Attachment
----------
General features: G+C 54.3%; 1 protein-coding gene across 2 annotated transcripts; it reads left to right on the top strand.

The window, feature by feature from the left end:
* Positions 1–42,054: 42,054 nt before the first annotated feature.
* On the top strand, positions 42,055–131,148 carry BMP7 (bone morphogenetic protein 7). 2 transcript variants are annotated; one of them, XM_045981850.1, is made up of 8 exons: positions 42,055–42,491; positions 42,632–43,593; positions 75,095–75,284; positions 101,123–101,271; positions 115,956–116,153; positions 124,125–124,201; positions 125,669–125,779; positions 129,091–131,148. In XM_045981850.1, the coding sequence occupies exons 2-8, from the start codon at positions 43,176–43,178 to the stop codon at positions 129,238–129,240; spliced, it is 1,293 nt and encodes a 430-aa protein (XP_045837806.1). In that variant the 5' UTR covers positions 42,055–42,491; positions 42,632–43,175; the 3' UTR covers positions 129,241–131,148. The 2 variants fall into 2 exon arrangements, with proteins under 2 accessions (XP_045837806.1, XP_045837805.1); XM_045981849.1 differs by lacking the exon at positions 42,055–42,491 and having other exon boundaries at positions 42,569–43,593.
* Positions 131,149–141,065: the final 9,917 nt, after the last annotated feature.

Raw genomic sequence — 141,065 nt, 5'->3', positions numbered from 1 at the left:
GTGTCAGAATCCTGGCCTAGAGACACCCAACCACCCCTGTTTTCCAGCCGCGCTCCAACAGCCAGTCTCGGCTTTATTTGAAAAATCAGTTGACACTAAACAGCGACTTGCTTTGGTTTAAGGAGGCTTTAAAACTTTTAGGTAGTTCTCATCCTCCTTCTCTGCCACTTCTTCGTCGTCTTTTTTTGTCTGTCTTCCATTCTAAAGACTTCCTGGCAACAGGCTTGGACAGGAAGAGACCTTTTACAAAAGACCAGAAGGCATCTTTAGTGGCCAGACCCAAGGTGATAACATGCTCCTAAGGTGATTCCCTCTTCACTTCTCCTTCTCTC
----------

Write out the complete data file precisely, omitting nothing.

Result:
General features: G+C 54.3%; 1 protein-coding gene across 2 annotated transcripts; it reads left to right on the top strand.

The window, feature by feature from the left end:
* Positions 1–42,054: 42,054 nt before the first annotated feature.
* On the top strand, positions 42,055–131,148 carry BMP7 (bone morphogenetic protein 7). 2 transcript variants are annotated; one of them, XM_045981850.1, is made up of 8 exons: positions 42,055–42,491; positions 42,632–43,593; positions 75,095–75,284; positions 101,123–101,271; positions 115,956–116,153; positions 124,125–124,201; positions 125,669–125,779; positions 129,091–131,148. In XM_045981850.1, the coding sequence occupies exons 2-8, from the start codon at positions 43,176–43,178 to the stop codon at positions 129,238–129,240; spliced, it is 1,293 nt and encodes a 430-aa protein (XP_045837806.1). In that variant the 5' UTR covers positions 42,055–42,491; positions 42,632–43,175; the 3' UTR covers positions 129,241–131,148. The 2 variants fall into 2 exon arrangements, with proteins under 2 accessions (XP_045837806.1, XP_045837805.1); XM_045981849.1 differs by lacking the exon at positions 42,055–42,491 and having other exon boundaries at positions 42,569–43,593.
* Positions 131,149–141,065: the final 9,917 nt, after the last annotated feature.

Raw genomic sequence — 141,065 nt, 5'->3', positions numbered from 1 at the left:
GTGTCAGAATCCTGGCCTAGAGACACCCAACCACCCCTGTTTTCCAGCCGCGCTCCAACAGCCAGTCTCGGCTTTATTTGAAAAATCAGTTGACACTAAACAGCGACTTGCTTTGGTTTAAGGAGGCTTTAAAACTTTTAGGTAGTTCTCATCCTCCTTCTCTGCCACTTCTTCGTCGTCTTTTTTTGTCTGTCTTCCATTCTAAAGACTTCCTGGCAACAGGCTTGGACAGGAAGAGACCTTTTACAAAAGACCAGAAGGCATCTTTAGTGGCCAGACCCAAGGTGATAACATGCTCCTAAGGTGATTCCCTCTTCACTTCTCCTTCTCTC